Defense Drops Motion for Drew Peterson Mistrial

Judge denies request to toss hearsay testimony

Drew Peterson's attorneys have withdrawn a motion for a mistrial following a prosecution blunder the day before. Attorney Joe Lopez told the judge Wednesday Peterson wants the current jury to decide his case.

"He does not want to forfeit his rights to this particular jury," Lopez said, asking that prosecutors strike the offending testimony and the judge bar further hearsay testimony.

In response to the overnight change of tune, Judge Edward Burmila questioned Peterson in court and asked him to confirm that he agrees with his attorneys.

"Yes, your honor," Peterson replied.

Burmila ultimately denied the request to bar hearsay testimony.

During his instructions to jurors, Burmila said the prosecution violated a court order by asking whether Kathleen Savio requested an order of protection. The judge told jurors Savio did not seek an order of protection involving an alleged incident between her and Peterson.

Tuesday's motion marked the third request for a mistrial in the case, which entered its third week. The defense previously demanded the case be thrown out with prejudice after prosecutor Kathleen Patton broached a prohibited subject during her questioning of Teresa Kernc, a former police department colleague of Peterson's.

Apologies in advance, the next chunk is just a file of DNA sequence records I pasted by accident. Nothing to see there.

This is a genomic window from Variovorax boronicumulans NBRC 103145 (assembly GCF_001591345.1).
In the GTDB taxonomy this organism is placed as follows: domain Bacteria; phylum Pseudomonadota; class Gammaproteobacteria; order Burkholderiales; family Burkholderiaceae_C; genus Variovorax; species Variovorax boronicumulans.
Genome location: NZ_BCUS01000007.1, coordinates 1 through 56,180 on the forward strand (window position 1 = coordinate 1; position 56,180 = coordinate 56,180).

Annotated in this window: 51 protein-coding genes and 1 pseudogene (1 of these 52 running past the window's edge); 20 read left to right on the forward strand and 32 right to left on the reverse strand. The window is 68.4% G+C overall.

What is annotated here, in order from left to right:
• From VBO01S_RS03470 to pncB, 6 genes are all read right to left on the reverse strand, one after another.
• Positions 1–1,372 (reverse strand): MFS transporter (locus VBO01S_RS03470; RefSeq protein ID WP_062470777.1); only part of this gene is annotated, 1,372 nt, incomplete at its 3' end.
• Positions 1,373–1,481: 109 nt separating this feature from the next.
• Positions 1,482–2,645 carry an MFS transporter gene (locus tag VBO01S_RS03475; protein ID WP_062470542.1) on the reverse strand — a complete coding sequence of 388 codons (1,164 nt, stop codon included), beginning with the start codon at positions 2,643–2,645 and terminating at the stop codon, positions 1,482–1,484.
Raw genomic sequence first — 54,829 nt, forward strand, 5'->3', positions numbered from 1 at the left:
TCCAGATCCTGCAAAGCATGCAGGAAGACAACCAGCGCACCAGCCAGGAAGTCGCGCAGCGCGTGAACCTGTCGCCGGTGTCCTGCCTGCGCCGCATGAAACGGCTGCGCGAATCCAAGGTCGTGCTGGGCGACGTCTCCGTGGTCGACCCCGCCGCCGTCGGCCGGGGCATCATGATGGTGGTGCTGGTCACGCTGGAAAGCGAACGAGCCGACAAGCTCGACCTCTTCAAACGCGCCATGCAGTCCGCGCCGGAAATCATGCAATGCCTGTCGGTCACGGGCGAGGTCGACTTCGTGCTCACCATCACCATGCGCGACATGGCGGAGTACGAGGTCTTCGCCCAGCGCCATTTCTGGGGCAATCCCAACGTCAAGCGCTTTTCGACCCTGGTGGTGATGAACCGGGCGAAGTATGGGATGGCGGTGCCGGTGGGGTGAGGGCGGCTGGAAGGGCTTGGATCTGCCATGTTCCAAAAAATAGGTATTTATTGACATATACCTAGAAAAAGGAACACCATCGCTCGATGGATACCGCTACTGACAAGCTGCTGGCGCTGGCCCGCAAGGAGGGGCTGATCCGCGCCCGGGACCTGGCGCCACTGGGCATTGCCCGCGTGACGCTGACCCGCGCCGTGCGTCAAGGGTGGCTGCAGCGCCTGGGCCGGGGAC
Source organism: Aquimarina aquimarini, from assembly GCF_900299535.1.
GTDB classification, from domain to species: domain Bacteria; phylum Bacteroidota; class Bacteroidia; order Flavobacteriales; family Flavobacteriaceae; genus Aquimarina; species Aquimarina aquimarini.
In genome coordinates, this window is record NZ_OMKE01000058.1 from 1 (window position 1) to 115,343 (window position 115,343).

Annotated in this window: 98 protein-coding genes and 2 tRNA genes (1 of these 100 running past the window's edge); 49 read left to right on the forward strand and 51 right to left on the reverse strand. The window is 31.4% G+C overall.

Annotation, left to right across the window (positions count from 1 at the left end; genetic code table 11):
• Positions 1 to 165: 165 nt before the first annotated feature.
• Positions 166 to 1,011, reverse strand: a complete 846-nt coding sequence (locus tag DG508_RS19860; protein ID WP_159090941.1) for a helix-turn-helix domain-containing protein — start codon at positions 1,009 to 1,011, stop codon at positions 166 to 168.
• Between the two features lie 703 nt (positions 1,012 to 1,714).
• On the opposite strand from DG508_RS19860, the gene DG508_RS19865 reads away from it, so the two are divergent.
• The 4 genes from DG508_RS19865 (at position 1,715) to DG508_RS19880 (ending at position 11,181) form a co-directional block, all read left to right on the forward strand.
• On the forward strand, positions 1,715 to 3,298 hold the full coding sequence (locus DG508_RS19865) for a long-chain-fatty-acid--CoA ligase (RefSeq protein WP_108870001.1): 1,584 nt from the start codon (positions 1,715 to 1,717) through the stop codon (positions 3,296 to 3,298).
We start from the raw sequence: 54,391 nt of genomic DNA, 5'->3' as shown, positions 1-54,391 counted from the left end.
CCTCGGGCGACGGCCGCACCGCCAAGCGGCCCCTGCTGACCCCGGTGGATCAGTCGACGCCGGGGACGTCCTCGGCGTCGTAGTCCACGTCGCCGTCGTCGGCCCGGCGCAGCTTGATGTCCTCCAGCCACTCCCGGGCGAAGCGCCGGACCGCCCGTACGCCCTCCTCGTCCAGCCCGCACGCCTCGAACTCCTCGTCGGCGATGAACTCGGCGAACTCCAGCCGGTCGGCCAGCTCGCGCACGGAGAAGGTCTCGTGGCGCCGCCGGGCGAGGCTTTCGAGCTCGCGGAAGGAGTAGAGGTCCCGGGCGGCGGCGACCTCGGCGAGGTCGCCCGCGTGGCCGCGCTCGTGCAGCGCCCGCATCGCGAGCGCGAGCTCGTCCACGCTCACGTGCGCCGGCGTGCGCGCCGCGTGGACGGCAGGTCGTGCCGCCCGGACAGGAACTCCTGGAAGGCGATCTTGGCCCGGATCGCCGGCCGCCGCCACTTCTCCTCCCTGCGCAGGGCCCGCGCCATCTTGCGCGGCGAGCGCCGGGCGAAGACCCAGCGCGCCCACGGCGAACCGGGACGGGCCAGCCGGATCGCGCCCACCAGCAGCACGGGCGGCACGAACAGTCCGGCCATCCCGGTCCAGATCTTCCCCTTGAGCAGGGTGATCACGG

"Did she tell you she wanted to get an order of protection?" Patton asked, referring to an alleged knife-point argument between Peterson and Savio that the judge had barred from testimony.

"There was one thing I told you not to go into and that's exactly what you did," Burmila said.

Patton, visibly shaken, apologized to the judge, explaining the question mentioning the order was on a prepared list that she began reading inadvertently. Though Patton asked that she, alone, be held accountable for the blunder, Tuesday's court was adjourned overnight ahead of a decision.

"It's almost impossible to get a fair trial from this jury at this point," Attorney Steve Greenberg said Wednesday before court.

A ruling of mistrial without prejudice would have allowed prosecutors to re-try Peterson with a new jury. A mistrial with prejudice means the murder charges would have been dropped.

Two weeks ago, Burmila considered another motion for a mistrial after prosecutors asked a question the judge said they should not have asked. At the time, the judge said he thought Peterson could still get a fair trial.

Savio was found dead in a dry bathtub in her home in 2004. Her death was initially ruled accidental. Following the disappearance of Peterson's fourth wife, Stacy Peterson, Savio's body was exhumed and the death ruling amended to a homicide.

Drew Peterson denies he had anything to do with his fourth wife's disappearance, long maintaining that she left him for another man. He hasn't been charged with any crime involved in that case but does remain a suspect.

Any presumption that Stacy Peterson is dead was not allowed during this trial.

NBC Chicago has reporters in the Will County Courthouse for the trial. During proceedings, follow along with our Drew Peterson Trial Live Blog or follow gmarshall_jr on Twitter.

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